Streaming Analytics. Organizations face a growing volume of data in motion, driven in part by the Internet of Things (IoT). Today, there are no less than six open source projects for streaming analytics in the Apache ecosystem. In-memory databases position themselves as streaming engines for hybrid transactional/analytical processing (HTAP).
Analytics in the Cloud. When Amazon Web Services introduced its Redshift columnar database in 2012, it lacked many of the features available in competing data warehouses. For many businesses, however, Amazon offered a compelling value proposition: “good enough” functionality, at a fraction of the cost of a Teradata warehouse. The leading cloud services all report double-digit revenue growth; Gartner estimates that 44% of all businesses use the cloud.
Deep Learning. Cheap high-performance computing power makes deep learning practical. Nvidia releases its DGX-1 chip for deep learning, with the power of 250 servers; Cray announces its Urika-GX appliance with up to 1,728 cores and 35 terabytes of solid-state memory. Meanwhile, Google releases its TensorFlow framework to open source and declares that it uses deep learning in “hundreds” of applications.
Self-Service Analytics. With an easy-to-learn user interface and robust connectors to data sources, Tableau disrupts the business intelligence software industry and grows its revenues tenfold.
We do not hype Big Data in this book; petabytes of data are worthless unless they answer a business question. However, the tsunami of data produced by the digital economy is a fact of life that managers and analysts must address. Whether you manage a multinational or drive a truck, your business generates more data than ever; you will either use it or discard it, but one way or the other, you must decide what to do with it.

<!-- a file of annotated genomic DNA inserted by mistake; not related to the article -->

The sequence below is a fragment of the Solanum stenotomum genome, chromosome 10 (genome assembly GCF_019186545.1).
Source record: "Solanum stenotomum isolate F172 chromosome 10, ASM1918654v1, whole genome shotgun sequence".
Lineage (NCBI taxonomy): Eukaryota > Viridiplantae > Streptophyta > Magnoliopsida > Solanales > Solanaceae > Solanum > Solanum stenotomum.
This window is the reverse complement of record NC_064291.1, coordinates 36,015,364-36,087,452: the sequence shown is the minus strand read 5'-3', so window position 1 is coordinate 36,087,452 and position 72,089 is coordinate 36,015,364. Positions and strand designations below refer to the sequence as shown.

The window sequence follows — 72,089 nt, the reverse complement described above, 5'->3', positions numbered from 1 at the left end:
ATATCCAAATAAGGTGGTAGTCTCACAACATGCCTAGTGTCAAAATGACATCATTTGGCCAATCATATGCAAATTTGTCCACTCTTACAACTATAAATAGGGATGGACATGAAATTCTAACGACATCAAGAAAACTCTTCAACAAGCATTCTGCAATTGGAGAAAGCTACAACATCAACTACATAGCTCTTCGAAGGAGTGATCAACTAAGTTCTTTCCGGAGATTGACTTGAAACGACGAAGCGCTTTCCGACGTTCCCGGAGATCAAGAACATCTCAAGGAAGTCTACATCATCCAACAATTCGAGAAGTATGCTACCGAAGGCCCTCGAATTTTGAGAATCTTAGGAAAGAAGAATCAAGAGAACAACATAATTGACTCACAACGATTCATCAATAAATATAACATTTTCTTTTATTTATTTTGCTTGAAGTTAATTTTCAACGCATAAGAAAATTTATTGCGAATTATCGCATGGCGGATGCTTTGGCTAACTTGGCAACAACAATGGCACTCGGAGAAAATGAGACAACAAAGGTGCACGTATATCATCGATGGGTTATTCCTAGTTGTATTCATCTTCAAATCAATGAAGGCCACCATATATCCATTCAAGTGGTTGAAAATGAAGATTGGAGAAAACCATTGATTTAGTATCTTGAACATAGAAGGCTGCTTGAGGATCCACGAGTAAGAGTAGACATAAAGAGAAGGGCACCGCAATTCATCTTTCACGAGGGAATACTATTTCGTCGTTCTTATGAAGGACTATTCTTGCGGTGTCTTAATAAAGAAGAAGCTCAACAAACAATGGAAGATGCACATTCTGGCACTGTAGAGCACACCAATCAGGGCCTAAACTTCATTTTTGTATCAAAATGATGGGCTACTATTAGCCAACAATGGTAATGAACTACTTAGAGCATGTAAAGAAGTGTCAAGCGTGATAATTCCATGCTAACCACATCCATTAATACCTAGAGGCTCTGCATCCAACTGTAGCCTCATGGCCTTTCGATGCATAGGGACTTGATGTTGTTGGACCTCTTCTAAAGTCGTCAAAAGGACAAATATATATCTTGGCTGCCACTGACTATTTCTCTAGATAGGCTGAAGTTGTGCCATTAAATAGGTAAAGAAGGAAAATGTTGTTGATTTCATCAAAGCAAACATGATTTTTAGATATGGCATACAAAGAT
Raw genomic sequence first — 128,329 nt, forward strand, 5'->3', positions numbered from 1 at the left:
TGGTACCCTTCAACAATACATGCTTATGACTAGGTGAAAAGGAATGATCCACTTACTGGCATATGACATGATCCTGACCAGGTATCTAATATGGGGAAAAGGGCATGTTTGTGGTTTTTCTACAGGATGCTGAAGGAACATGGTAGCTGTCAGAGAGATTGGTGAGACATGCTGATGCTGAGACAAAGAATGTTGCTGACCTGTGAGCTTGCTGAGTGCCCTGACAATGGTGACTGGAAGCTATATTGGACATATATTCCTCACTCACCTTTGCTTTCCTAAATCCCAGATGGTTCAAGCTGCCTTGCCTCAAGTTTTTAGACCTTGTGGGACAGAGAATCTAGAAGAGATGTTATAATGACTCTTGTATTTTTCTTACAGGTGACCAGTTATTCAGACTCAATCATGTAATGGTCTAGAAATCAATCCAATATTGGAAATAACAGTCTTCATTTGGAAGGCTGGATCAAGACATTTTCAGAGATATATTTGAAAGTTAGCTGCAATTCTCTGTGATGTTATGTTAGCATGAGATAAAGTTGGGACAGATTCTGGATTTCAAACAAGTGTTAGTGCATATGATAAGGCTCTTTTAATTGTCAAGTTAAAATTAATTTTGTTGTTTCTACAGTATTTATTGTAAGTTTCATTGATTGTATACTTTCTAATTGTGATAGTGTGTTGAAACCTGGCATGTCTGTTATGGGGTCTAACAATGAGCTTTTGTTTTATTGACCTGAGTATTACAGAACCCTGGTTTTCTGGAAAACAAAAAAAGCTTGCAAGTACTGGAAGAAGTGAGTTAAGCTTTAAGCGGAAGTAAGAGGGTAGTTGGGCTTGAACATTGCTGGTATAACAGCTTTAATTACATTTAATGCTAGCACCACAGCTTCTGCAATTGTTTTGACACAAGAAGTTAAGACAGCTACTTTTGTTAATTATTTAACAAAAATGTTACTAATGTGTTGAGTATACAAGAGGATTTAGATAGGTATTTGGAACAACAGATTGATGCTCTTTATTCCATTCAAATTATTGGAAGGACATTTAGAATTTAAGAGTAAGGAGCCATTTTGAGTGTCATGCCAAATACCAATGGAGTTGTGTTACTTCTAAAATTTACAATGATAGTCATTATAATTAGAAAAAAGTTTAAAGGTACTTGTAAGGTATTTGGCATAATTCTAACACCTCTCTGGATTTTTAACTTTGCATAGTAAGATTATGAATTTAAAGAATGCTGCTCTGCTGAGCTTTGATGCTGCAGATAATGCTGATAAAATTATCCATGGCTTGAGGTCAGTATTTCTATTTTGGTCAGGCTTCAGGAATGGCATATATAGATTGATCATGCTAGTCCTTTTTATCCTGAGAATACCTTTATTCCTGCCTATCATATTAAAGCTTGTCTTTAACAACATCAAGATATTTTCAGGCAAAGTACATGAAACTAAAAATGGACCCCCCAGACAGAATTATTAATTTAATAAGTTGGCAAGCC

In a disrupted business analytics market, managers must focus ruthlessly on needs for insight, then build systems and processes that satisfy those needs. Understanding the innovations described in these chapters is a step towards that end, but the focus must remain on the demand for insight and the value chain that delivers it.
Innovations do not spring fully formed from the mind of an inventor; they are the result of a long process of tinkering. Many of the most significant innovations we describe in this book are more than fifty years old; they emerge today for various reasons, such as the long-run decline of computing costs. We present a historical perspective at several points in this book so the reader can distinguish between that which is new and that which is merely repackaged and rebranded.
In the middle chapters of this book, we present a survey of key innovations in business analytics. These chapters include detailed information about available software products and open source projects. In general, we do not cover offerings from industry leaders, under the premise that these companies have ample marketing budgets to build awareness of their products.
We close the book with a handbook for managers: specific strategies to profit from disruptive innovation. Some of these strategies may seem radical; if this disturbs you, put this book down – it’s not for you. But if you are ready to embrace disruptive innovation, and profit by it, read on.